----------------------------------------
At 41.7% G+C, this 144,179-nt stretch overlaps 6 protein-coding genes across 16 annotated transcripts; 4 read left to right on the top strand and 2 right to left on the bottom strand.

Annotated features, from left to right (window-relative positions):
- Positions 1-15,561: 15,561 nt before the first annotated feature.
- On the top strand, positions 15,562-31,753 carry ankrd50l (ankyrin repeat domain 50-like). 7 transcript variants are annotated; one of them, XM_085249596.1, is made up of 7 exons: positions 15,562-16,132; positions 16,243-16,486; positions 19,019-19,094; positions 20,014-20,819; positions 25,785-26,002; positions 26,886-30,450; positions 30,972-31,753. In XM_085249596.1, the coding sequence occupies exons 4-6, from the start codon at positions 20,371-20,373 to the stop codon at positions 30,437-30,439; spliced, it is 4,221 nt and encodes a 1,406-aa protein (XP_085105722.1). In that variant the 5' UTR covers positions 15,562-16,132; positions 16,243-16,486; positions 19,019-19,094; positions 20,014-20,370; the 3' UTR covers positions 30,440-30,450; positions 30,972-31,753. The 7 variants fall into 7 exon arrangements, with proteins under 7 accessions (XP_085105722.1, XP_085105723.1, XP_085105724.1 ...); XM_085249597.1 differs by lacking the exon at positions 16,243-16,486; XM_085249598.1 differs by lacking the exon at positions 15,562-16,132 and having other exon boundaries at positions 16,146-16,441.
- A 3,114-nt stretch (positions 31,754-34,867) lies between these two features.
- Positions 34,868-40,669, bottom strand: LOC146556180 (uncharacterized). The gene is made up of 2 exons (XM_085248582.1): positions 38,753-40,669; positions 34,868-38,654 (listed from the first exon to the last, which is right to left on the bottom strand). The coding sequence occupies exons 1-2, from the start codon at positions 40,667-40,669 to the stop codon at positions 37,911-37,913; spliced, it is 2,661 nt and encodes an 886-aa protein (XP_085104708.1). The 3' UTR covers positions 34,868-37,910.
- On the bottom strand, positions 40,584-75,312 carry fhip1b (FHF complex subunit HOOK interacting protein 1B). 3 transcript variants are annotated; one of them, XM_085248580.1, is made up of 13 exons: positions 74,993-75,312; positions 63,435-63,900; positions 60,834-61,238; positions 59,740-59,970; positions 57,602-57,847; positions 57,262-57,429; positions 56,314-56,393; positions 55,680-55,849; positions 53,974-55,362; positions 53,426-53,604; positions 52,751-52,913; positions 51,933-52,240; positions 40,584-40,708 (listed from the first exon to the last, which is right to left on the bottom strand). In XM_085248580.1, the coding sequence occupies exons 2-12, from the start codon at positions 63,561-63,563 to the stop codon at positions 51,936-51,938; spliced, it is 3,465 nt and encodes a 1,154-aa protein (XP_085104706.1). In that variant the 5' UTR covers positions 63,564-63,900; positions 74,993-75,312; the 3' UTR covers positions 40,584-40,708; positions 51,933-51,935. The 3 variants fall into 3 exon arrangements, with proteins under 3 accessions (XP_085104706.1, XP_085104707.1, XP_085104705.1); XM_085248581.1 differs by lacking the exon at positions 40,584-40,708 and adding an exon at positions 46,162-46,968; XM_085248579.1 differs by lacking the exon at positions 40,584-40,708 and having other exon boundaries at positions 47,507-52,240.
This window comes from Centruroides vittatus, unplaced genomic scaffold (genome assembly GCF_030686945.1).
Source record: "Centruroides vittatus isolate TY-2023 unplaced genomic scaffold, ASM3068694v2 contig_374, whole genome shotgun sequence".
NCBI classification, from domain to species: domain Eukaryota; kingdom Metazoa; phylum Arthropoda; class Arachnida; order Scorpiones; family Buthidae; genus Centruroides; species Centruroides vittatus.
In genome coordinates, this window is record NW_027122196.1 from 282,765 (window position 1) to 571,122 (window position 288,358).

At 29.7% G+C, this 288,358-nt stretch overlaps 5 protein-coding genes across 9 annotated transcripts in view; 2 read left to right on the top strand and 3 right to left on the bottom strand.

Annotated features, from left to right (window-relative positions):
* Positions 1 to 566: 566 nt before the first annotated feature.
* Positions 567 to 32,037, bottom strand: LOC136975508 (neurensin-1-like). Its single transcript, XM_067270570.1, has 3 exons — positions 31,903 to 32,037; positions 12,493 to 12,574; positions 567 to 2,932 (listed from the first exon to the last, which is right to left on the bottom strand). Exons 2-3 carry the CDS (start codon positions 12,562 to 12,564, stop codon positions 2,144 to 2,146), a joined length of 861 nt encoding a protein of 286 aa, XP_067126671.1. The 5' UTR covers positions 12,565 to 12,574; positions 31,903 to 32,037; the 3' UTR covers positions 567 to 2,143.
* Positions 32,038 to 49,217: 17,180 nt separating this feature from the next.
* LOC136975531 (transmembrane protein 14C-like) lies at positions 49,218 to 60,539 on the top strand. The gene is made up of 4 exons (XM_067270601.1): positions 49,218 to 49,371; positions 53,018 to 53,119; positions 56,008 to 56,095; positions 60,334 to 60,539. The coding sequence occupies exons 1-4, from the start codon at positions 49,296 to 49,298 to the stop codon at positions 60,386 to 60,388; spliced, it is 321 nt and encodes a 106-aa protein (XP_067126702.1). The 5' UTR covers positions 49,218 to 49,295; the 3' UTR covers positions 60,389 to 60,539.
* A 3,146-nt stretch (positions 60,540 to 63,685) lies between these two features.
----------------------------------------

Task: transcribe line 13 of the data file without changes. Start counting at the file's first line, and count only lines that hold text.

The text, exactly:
Annotated features, from left to right (window-relative positions):